Old Masters specialist Eugene Pooley discusses an exceptional collection of Tuscan Renaissance wedding chests, or cassoni, offered on 6 July at Christie's in London
Cassoni, literally translated as ‘chests’, were among the most luxurious objects produced for wealthy patrons in Renaissance Italy. Usually commissioned in pairs, these large, rectangular trunks were made to commemorate marriages of the city and court elite, and were designed to contain a bride’s dowry and jewels. Until the mid-15th century, they were frequently used as part of the domumductio, the procession which accompanied the bride and her trousseau to the house of the groom.
Varying types of chest were used in the late Middle Ages in Italy, ranging from the most basic storage boxes (casse) to the grandest trunks (forzierre), adorned with painted or moulded front and side panels. With their abundant gold, silver and figurative decoration, cassoni would have made lavish additions to fashionable interiors. As part of the marriage procession, the use of arms and heraldry announced the alliance of families, and were marks of wealth and status.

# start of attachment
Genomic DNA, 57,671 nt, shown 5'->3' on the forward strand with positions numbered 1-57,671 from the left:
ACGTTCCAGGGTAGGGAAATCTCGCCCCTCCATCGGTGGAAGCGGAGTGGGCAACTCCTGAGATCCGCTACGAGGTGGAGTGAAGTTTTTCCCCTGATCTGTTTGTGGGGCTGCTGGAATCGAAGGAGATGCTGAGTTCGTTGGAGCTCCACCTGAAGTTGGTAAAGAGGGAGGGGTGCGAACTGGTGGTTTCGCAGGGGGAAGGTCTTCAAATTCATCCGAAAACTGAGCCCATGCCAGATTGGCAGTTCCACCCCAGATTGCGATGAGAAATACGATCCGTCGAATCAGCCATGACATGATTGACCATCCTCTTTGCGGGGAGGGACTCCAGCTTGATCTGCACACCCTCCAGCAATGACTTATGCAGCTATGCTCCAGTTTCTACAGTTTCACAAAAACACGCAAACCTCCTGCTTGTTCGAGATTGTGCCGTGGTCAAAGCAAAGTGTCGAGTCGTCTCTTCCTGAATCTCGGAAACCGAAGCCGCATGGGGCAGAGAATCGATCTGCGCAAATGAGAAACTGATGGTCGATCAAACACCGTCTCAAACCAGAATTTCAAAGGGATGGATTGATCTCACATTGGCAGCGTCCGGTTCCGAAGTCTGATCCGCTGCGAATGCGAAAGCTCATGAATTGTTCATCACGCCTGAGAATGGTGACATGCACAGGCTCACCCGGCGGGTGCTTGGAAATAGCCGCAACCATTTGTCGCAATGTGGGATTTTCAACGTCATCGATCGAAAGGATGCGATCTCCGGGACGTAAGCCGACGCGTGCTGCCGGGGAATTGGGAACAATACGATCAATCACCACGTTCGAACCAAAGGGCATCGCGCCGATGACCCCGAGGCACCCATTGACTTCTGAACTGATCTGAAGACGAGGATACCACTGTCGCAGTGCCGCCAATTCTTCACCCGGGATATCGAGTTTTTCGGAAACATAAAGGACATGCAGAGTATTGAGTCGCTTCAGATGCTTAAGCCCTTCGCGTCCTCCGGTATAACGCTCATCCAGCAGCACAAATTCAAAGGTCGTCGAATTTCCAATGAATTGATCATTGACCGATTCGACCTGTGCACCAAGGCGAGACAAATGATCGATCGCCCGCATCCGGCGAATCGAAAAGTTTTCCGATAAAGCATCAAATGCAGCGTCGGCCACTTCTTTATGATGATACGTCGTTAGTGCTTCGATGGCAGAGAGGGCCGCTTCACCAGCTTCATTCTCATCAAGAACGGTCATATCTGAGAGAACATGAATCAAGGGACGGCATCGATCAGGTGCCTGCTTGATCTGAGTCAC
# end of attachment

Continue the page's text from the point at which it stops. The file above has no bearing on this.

In a more intimate context, the painted panels frequently depicted scenes with a moralising message, often drawn from mythological, biblical or historical subjects. The genre reached its peak around 1440–70, when a new generation of artists fully embraced the innovations of the Renaissance.
On 6 July in London, Christie’s offers an exceptional collection of Tuscan Renaissance cassoni as part of the Old Masters Evening Sale. Rare in scope and quality, the collection includes panels ranging from the earliest Florentine examples by the Master of Charles III of Durazzo, to works by the greatest exponents of cassoni, Apollonio di Giovanni and Lo Scheggia.
As Eugene Pooley, an Old Masters specialist at Christie’s in London, explains, ‘it’s rare to have a collection of cassoni panels like this, which spans the late 14th through the early 16th century.’ What makes the collection particularly compelling, Pooley continues, is what it reveals about life in Renaissance Italy: the panels tell us ‘how people lived, the story of their lives’, and traces the evolution of cassoni as an art form.